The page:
The emotional momentum of the protests “blends anger and moral outrage,” concludes J. Jasper, with platitude. Information that does not reveal the meaning of the movements, as it abstracts from the socio-ideological cosmovision that supports the objectives. That men and women sing when they are having fun or even when they go to war is a truism. And? In Spain (1936) or Brazil (2022), it matters whether they march in the ranks of barbarism or civilization, in the name of domination or emancipation.

Traditional democracy is founded on the idea of ​​representation. Nevertheless, tens of thousands of suggestions received in the antineofascist and antineoliberal program of the “Frente Juntos pelo Brasil” signal the desire for a participatory democracy so that active citizenship can intervene in directing the State, as a subject of politics rather than an object. of finance. The victory that is taking shape, in October, speeds up the birth of conscience in the conflicts of the future with the many contributions that socially cement the efforts to make national-popular sovereignty viable.

As Karl Marx wrote, in the third of Theses on Feuerbach (1845), “the educator himself needs to be educated”. Receptivity to propositions coming from abroad proves the humility and maturity of the party protagonists, in the race against obscurantism and denialism, by allowing themselves to be oxygenated in the real movement. Progressive parties are not depositories of absolute truth. They do not inhabit domes immune to the praxis of civil society. There's room for everyone on the battlefield. The demonstrations now open a new chapter for the Brazilian people.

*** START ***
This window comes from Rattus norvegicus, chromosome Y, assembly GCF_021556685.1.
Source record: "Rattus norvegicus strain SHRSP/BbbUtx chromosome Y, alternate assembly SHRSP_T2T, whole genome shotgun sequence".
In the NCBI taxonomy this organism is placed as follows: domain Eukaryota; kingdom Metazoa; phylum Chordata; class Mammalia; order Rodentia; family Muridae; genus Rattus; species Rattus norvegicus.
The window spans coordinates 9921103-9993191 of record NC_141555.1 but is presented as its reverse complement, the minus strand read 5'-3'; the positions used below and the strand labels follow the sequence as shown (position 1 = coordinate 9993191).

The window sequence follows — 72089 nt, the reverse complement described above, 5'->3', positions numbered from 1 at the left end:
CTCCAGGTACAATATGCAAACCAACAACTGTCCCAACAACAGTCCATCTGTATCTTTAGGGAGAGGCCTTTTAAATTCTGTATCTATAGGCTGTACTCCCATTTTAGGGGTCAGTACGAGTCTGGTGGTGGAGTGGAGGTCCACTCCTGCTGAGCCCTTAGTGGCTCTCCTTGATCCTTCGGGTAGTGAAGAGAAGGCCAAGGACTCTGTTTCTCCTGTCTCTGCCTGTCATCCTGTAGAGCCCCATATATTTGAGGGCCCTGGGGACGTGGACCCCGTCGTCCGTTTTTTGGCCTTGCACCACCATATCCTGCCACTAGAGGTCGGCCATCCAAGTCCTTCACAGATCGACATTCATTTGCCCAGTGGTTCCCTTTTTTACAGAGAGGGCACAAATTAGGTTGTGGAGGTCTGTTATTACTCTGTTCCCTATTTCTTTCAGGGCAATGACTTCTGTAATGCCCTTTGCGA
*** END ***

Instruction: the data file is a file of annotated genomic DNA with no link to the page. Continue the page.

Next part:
The watchword is: “organize, raise awareness and fight”. The Brazil and Latin America that we want beckons to overcome colonialism (racism) and patriarchy (sexism) that, today, sustain capitalism with its perverse labor flexibility and brutal precariousness. The future is at stake in October. The devil made it clear, on the Saturday that the global anchors did not question the triumphalism of the current economic policy, carried out in the National Journal, who is not willing to leave the presidential throne – “if the elections are not clean” (sic).

Who knows, maybe wait for the second round to happen. And it is preparing, from now on, to guarantee the inauguration of President Lula da Silva, and the arrest of the official terrorist responsible for social and political barbarism. Democracy and citizen participation are knocking on history's door: welcome.

* Luiz Marques is a professor of political science at UFRGS. He was Rio Grande do Sul's state secretary of culture in the Olívio Dutra government.